The Republican party is acting contrary to the fundamental principles of democracy. They want to stop people who have the legal right to vote from voting. It's that simple. It's crystal clear now. It's obvious and widespread.

    I don't see how anyone who believes in democracy, who actually believes in the right to vote as a fundamental right, can support such a party.





    agreed, this stuff is disgusting.

    unfortunately because it's so disgusting, there's a HUGE amount of epistemic derangement on the issue. fair-minded republicans and conservatives don't want it to be true.

    there have been too many state measure this year, with clear efforts to block certain groups (the DMV offices in Wisconsin, the 'gun registration as ID but university ID not accepted' in Texas, the Ohio partisan votes on election hours in republican districts vs democratic districts, etc.)
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  • 08-21-2012
    bricoleur
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    Quote:

    Originally Posted by TerminatorX91


    Understood and I agree.





    when I post a reply I'll sometimes put details in that the recipient (likely) knows already, with the thought that others, reading the exchange, might not.

    there's probably a "Why is he telling me things I already know?" factor on the other end...:cool:
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  • 08-21-2012
    tednugent
    West Virgina Voter Fraud... didn't happen right???

    Oddly enough... during the 2008 primaries... the Hillary Camp later claimed both voter and delegate fraud to favor Obama
  • 08-21-2012
    bricoleur
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    Quote:

    Originally Posted by tednugent


    West Virgina Voter Fraud... didn't happen right???

    Oddly enough... during the 2008 primaries... the Hillary Camp later claimed both voter and delegate fraud to favor Obama





    that's not the kind of fraud that republicans are claiming to be "concerned" about.

    although your post is a good example of anecdotal bamboozlement.
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  • 08-21-2012
    tednugent
    Clinton, Obama Indiana primary petitions tainted by forged signatures - South Bend Tribune

    2008 Primary petition fraud in Indiana. Ironically, a former Obama white house intern and still an Obama supporter uncovered this.

    This never happened in Philadelphia, thus the DOJ isn't going after them
    http://nicedeb.files.wordpress.com/2...iladelphia.jpg

    The anecdotal crap? Gigi Gaston, a democrat (and Hillary supporter) made a documentary on how Obama stole the primary
    We Will Not Be Silenced
  • 08-21-2012
    TerminatorX91
    Again, not what Republicans are claiming to be "concerned" about in their justifications.

    Thanks for more example of "anecdotal bamboozlement".
  • 08-21-2012
    bricoleur
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    thanks for the laughs, Nuge.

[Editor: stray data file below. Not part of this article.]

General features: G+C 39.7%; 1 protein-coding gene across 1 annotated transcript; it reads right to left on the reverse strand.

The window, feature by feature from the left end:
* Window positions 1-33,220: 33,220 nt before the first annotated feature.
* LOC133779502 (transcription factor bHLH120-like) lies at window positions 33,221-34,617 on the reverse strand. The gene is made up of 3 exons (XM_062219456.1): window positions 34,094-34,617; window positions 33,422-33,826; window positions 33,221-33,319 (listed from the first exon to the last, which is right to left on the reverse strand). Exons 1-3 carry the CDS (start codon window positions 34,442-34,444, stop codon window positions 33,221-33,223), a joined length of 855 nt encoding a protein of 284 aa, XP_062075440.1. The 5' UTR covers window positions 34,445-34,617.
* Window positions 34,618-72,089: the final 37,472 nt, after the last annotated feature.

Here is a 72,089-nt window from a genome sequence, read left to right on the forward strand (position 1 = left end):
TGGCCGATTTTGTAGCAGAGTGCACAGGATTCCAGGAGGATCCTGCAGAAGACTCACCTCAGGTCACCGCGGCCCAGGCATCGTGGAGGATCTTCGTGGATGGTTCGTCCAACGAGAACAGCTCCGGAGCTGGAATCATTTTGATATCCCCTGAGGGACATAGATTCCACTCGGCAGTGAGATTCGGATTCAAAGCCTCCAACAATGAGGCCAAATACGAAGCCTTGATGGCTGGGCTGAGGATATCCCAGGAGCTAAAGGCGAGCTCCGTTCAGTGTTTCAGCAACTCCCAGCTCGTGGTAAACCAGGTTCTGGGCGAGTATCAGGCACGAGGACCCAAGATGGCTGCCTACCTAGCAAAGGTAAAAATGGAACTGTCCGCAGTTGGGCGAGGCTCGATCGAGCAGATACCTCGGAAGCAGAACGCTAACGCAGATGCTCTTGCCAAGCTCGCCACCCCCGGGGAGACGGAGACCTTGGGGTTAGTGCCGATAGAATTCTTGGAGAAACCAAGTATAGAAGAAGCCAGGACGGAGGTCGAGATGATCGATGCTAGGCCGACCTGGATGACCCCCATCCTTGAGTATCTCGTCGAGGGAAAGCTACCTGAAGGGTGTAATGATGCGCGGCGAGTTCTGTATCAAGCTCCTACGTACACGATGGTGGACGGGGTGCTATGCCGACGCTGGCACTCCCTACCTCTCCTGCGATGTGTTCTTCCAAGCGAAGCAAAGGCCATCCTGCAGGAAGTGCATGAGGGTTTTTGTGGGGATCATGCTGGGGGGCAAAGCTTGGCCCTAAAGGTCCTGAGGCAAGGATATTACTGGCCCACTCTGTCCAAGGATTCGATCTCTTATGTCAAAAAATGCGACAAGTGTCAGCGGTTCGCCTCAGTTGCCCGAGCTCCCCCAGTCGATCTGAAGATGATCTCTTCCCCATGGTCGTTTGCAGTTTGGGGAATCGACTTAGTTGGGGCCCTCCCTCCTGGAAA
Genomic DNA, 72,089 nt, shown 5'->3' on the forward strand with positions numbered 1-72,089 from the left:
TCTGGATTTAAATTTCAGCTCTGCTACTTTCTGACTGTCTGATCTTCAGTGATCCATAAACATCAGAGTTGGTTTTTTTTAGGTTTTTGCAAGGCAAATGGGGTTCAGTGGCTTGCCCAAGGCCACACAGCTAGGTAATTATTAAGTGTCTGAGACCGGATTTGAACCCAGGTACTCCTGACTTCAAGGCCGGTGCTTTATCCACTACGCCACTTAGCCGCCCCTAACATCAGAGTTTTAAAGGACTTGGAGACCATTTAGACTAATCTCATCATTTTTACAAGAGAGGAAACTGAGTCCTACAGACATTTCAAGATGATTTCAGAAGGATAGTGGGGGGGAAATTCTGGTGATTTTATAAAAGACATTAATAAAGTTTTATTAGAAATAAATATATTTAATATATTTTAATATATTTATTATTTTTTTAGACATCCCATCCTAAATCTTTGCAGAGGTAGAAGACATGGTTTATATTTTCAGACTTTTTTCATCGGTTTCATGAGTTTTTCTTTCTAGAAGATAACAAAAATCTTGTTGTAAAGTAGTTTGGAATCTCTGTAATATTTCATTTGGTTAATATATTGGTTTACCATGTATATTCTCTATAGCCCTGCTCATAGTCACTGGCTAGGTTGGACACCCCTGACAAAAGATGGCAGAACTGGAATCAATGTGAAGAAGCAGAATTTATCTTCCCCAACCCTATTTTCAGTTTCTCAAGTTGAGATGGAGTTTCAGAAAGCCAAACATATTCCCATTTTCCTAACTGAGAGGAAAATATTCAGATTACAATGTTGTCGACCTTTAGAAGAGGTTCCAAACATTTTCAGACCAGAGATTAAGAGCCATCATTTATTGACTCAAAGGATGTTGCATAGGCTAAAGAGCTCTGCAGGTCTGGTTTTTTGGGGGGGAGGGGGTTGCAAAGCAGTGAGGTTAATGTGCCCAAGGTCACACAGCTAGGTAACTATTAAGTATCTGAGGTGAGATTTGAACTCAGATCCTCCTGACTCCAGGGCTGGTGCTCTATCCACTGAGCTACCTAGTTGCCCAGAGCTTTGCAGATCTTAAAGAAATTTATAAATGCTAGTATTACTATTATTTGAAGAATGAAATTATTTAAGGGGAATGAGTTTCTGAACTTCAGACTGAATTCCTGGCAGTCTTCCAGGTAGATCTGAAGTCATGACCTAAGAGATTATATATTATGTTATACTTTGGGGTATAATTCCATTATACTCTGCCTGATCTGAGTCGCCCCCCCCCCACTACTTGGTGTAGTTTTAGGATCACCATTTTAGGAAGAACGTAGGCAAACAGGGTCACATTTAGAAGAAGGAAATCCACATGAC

• 08-21-2012
    etane
    Quote:

    Jon Stewart Rips Fox and GOP for Exaggerating Voter Fraud
    Link

    Notes:

    Distinguish between voter fraud and voter registration fraud.

    Distinguish between voter fraud and absentee voter fraud.
  • 08-21-2012
    badge118
    Well the PA Voter ID Law was just found Constitutional. The Justice Department said they would start and investigation BUT they are going to have a hard time in PA due to the fact that they closed an investigation into Voter Intimidation in Philadelphia which even non-Partisan Voting Rights groups had a BIG problem with. Hell the US Commission on Civil Rights has serious issues with the closing of that investigation and the failure of the DOJ to supply subpoened documents during their investigation.

    http://www.usccr.gov/NBPH/USCCR_NBPP_report.pdf

    It's going to be interesting to see how this one turns out. Note I am not trying to say that Voter intimidation and Voter fraud amount to the same violation and so such a law is justified (voter ID). Rather than the credibility of the Justice Department in Voting cases that involve race is not exactly without question at this time. The USCCR goes so far in their report as to say that the reversal of the DOJ had to come from policy makers. So this then also involves the credibility, in this specific case, of certain members of the Obama Administration as well.
  • 08-21-2012
    PaxRomana
    Who is behind all these voter ID laws?

    Why, the American Legislative Exchange Council (ALEC), of course.

    Quote:

    The late Paul Weyrich, a political activist and co-founder of the Heritage Foundation, a conservative think tank, helped start ALEC in 1973.
    Flurry of Voter ID laws tied to conservative group ALEC - Open Channel
  • 08-21-2012
    badge118
    Oky a 501(c)(3) is donating money and lobbying to have laws passed. Trying to understand what's news here tbh. They all freaking do it. Anyone who think 510(c)(3)'s don't try to end around the system is pretty naive imo.